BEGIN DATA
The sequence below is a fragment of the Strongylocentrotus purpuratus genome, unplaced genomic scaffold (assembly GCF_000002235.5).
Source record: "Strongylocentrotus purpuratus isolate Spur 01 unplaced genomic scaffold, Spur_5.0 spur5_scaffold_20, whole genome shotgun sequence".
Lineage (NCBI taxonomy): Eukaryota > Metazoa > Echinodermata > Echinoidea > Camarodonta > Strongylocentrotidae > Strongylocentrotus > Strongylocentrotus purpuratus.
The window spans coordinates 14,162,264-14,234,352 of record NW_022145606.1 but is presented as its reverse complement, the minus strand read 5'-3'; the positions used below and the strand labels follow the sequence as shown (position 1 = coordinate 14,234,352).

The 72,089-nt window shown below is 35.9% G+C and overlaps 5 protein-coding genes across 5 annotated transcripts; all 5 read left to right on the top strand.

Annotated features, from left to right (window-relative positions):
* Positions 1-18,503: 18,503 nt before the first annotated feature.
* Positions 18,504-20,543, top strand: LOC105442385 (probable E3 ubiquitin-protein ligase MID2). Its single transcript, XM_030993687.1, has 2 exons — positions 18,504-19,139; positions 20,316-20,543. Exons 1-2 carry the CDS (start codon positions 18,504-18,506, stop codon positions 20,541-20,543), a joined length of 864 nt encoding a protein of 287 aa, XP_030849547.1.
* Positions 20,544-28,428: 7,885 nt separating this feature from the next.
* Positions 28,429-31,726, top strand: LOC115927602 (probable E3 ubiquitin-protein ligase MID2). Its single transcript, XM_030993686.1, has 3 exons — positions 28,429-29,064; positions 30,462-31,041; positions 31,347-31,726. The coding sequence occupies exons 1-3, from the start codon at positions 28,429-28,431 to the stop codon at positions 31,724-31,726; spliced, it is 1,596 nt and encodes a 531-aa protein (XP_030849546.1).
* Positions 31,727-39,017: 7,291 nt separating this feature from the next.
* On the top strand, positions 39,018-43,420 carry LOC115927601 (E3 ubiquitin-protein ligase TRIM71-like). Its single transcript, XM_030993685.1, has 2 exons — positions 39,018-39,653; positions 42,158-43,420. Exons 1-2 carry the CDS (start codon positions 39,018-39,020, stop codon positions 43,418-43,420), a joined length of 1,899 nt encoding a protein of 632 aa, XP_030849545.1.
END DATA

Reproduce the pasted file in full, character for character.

The sequence below is a fragment of the Strongylocentrotus purpuratus genome, unplaced genomic scaffold (assembly GCF_000002235.5).
Source record: "Strongylocentrotus purpuratus isolate Spur 01 unplaced genomic scaffold, Spur_5.0 spur5_scaffold_20, whole genome shotgun sequence".
Lineage (NCBI taxonomy): Eukaryota > Metazoa > Echinodermata > Echinoidea > Camarodonta > Strongylocentrotidae > Strongylocentrotus > Strongylocentrotus purpuratus.
The window spans coordinates 14,162,264-14,234,352 of record NW_022145606.1 but is presented as its reverse complement, the minus strand read 5'-3'; the positions used below and the strand labels follow the sequence as shown (position 1 = coordinate 14,234,352).

The 72,089-nt window shown below is 35.9% G+C and overlaps 5 protein-coding genes across 5 annotated transcripts; all 5 read left to right on the top strand.

Annotated features, from left to right (window-relative positions):
* Positions 1-18,503: 18,503 nt before the first annotated feature.
* Positions 18,504-20,543, top strand: LOC105442385 (probable E3 ubiquitin-protein ligase MID2). Its single transcript, XM_030993687.1, has 2 exons — positions 18,504-19,139; positions 20,316-20,543. Exons 1-2 carry the CDS (start codon positions 18,504-18,506, stop codon positions 20,541-20,543), a joined length of 864 nt encoding a protein of 287 aa, XP_030849547.1.
* Positions 20,544-28,428: 7,885 nt separating this feature from the next.
* Positions 28,429-31,726, top strand: LOC115927602 (probable E3 ubiquitin-protein ligase MID2). Its single transcript, XM_030993686.1, has 3 exons — positions 28,429-29,064; positions 30,462-31,041; positions 31,347-31,726. The coding sequence occupies exons 1-3, from the start codon at positions 28,429-28,431 to the stop codon at positions 31,724-31,726; spliced, it is 1,596 nt and encodes a 531-aa protein (XP_030849546.1).
* Positions 31,727-39,017: 7,291 nt separating this feature from the next.
* On the top strand, positions 39,018-43,420 carry LOC115927601 (E3 ubiquitin-protein ligase TRIM71-like). Its single transcript, XM_030993685.1, has 2 exons — positions 39,018-39,653; positions 42,158-43,420. Exons 1-2 carry the CDS (start codon positions 39,018-39,020, stop codon positions 43,418-43,420), a joined length of 1,899 nt encoding a protein of 632 aa, XP_030849545.1.